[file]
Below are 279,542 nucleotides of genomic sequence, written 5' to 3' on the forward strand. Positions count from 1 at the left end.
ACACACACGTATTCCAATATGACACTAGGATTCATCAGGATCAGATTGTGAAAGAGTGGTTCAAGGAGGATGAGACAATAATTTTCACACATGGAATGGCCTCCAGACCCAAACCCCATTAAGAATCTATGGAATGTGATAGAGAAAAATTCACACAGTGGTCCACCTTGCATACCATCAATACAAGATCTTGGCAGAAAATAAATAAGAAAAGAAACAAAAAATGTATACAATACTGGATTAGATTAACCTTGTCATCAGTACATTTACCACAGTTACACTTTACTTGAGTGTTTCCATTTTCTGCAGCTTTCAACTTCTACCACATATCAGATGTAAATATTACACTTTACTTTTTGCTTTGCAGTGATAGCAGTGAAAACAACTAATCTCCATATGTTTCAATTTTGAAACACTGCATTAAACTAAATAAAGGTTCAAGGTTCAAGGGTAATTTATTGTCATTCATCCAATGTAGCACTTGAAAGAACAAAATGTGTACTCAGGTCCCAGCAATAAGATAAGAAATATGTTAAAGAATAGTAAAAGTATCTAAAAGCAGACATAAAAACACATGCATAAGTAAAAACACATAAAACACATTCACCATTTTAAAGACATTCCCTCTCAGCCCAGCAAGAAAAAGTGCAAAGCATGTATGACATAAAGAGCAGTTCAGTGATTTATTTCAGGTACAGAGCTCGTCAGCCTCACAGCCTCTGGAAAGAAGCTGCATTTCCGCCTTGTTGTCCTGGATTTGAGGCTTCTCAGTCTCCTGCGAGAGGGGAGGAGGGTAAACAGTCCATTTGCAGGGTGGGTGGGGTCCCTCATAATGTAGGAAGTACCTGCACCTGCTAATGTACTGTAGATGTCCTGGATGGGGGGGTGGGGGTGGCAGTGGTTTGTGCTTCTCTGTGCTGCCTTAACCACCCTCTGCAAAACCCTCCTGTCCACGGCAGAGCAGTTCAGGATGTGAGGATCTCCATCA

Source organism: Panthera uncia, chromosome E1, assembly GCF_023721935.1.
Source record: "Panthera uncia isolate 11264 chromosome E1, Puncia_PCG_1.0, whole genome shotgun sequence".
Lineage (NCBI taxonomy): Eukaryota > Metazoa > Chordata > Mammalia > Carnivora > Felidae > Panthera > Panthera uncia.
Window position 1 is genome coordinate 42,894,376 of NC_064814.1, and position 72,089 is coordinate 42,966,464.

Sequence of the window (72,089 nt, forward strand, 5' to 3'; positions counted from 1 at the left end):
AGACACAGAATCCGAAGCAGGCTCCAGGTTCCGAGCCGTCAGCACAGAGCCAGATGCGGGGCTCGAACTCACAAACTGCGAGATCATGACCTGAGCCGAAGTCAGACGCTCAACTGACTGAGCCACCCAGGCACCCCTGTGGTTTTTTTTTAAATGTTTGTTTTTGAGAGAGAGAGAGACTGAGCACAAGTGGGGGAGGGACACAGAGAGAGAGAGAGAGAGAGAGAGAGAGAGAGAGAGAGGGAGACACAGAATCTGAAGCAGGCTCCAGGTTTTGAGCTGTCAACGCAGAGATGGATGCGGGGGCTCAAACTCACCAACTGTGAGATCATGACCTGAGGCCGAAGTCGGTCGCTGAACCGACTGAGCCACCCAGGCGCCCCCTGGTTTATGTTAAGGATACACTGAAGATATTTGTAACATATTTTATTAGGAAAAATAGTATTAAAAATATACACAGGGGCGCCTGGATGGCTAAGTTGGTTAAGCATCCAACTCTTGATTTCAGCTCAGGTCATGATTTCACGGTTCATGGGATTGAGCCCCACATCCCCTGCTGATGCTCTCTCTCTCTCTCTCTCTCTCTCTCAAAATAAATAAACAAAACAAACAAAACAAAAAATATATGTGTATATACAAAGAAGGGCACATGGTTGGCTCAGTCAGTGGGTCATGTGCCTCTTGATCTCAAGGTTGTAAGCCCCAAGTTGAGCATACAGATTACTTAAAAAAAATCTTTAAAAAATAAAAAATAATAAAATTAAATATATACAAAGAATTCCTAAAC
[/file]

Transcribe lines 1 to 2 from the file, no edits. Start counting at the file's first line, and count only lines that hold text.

Below are 279,542 nucleotides of genomic sequence, written 5' to 3' on the forward strand. Positions count from 1 at the left end.
ACACACACGTATTCCAATATGACACTAGGATTCATCAGGATCAGATTGTGAAAGAGTGGTTCAAGGAGGATGAGACAATAATTTTCACACATGGAATGGCCTCCAGACCCAAACCCCATTAAGAATCTATGGAATGTGATAGAGAAAAATTCACACAGTGGTCCACCTTGCATACCATCAATACAAGATCTTGGCAGAAAATAAATAAGAAAAGAAACAAAAAATGTATACAATACTGGATTAGATTAACCTTGTCATCAGTACATTTACCACAGTTACACTTTACTTGAGTGTTTCCATTTTCTGCAGCTTTCAACTTCTACCACATATCAGATGTAAATATTACACTTTACTTTTTGCTTTGCAGTGATAGCAGTGAAAACAACTAATCTCCATATGTTTCAATTTTGAAACACTGCATTAAACTAAATAAAGGTTCAAGGTTCAAGGGTAATTTATTGTCATTCATCCAATGTAGCACTTGAAAGAACAAAATGTGTACTCAGGTCCCAGCAATAAGATAAGAAATATGTTAAAGAATAGTAAAAGTATCTAAAAGCAGACATAAAAACACATGCATAAGTAAAAACACATAAAACACATTCACCATTTTAAAGACATTCCCTCTCAGCCCAGCAAGAAAAAGTGCAAAGCATGTATGACATAAAGAGCAGTTCAGTGATTTATTTCAGGTACAGAGCTCGTCAGCCTCACAGCCTCTGGAAAGAAGCTGCATTTCCGCCTTGTTGTCCTGGATTTGAGGCTTCTCAGTCTCCTGCGAGAGGGGAGGAGGGTAAACAGTCCATTTGCAGGGTGGGTGGGGTCCCTCATAATGTAGGAAGTACCTGCACCTGCTAATGTACTGTAGATGTCCTGGATGGGGGGGTGGGGGTGGCAGTGGTTTGTGCTTCTCTGTGCTGCCTTAACCACCCTCTGCAAAACCCTCCTGTCCACGGCAGAGCAGTTCAGGATGTGAGGATCTCCATCA